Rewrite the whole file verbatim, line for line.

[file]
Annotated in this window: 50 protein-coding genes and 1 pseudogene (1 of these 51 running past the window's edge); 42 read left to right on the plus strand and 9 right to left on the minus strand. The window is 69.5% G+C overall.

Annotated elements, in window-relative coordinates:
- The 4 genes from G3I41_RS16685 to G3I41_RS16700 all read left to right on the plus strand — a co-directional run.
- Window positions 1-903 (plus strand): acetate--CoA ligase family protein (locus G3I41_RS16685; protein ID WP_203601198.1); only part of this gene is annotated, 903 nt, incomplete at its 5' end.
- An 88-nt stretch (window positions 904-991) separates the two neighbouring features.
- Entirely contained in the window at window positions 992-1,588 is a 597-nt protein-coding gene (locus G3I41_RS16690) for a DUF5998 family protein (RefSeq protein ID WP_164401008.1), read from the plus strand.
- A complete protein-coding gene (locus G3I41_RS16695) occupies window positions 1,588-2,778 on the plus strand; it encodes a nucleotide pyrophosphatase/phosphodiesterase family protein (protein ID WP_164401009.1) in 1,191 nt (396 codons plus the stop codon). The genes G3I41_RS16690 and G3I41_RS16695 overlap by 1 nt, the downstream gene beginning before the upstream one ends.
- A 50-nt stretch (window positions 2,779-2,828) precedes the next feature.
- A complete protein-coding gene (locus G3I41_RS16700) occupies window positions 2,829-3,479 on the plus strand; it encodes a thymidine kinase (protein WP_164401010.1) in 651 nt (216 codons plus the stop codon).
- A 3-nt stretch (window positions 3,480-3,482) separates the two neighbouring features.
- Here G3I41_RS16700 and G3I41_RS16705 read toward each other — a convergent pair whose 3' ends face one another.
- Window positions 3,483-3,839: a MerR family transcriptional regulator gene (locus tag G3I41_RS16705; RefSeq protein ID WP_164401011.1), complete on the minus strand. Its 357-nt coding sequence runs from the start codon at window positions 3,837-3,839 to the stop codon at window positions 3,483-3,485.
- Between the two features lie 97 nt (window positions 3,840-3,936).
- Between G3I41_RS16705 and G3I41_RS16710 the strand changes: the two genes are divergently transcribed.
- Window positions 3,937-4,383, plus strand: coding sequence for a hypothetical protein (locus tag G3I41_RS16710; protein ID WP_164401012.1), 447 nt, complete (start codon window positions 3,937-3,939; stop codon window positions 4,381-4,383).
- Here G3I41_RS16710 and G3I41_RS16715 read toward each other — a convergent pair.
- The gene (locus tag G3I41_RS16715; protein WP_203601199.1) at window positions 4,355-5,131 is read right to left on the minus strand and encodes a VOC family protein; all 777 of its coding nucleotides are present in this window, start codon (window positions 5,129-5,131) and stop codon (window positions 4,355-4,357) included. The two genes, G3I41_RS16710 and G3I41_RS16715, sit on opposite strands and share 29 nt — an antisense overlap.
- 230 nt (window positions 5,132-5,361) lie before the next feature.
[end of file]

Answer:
Annotated in this window: 50 protein-coding genes and 1 pseudogene (1 of these 51 running past the window's edge); 42 read left to right on the plus strand and 9 right to left on the minus strand. The window is 69.5% G+C overall.

Annotated elements, in window-relative coordinates:
- The 4 genes from G3I41_RS16685 to G3I41_RS16700 all read left to right on the plus strand — a co-directional run.
- Window positions 1-903 (plus strand): acetate--CoA ligase family protein (locus G3I41_RS16685; protein ID WP_203601198.1); only part of this gene is annotated, 903 nt, incomplete at its 5' end.
- An 88-nt stretch (window positions 904-991) separates the two neighbouring features.
- Entirely contained in the window at window positions 992-1,588 is a 597-nt protein-coding gene (locus G3I41_RS16690) for a DUF5998 family protein (RefSeq protein ID WP_164401008.1), read from the plus strand.
- A complete protein-coding gene (locus G3I41_RS16695) occupies window positions 1,588-2,778 on the plus strand; it encodes a nucleotide pyrophosphatase/phosphodiesterase family protein (protein ID WP_164401009.1) in 1,191 nt (396 codons plus the stop codon). The genes G3I41_RS16690 and G3I41_RS16695 overlap by 1 nt, the downstream gene beginning before the upstream one ends.
- A 50-nt stretch (window positions 2,779-2,828) precedes the next feature.
- A complete protein-coding gene (locus G3I41_RS16700) occupies window positions 2,829-3,479 on the plus strand; it encodes a thymidine kinase (protein WP_164401010.1) in 651 nt (216 codons plus the stop codon).
- A 3-nt stretch (window positions 3,480-3,482) separates the two neighbouring features.
- Here G3I41_RS16700 and G3I41_RS16705 read toward each other — a convergent pair whose 3' ends face one another.
- Window positions 3,483-3,839: a MerR family transcriptional regulator gene (locus tag G3I41_RS16705; RefSeq protein ID WP_164401011.1), complete on the minus strand. Its 357-nt coding sequence runs from the start codon at window positions 3,837-3,839 to the stop codon at window positions 3,483-3,485.
- Between the two features lie 97 nt (window positions 3,840-3,936).
- Between G3I41_RS16705 and G3I41_RS16710 the strand changes: the two genes are divergently transcribed.
- Window positions 3,937-4,383, plus strand: coding sequence for a hypothetical protein (locus tag G3I41_RS16710; protein ID WP_164401012.1), 447 nt, complete (start codon window positions 3,937-3,939; stop codon window positions 4,381-4,383).
- Here G3I41_RS16710 and G3I41_RS16715 read toward each other — a convergent pair.
- The gene (locus tag G3I41_RS16715; protein WP_203601199.1) at window positions 4,355-5,131 is read right to left on the minus strand and encodes a VOC family protein; all 777 of its coding nucleotides are present in this window, start codon (window positions 5,129-5,131) and stop codon (window positions 4,355-4,357) included. The two genes, G3I41_RS16710 and G3I41_RS16715, sit on opposite strands and share 29 nt — an antisense overlap.
- 230 nt (window positions 5,132-5,361) lie before the next feature.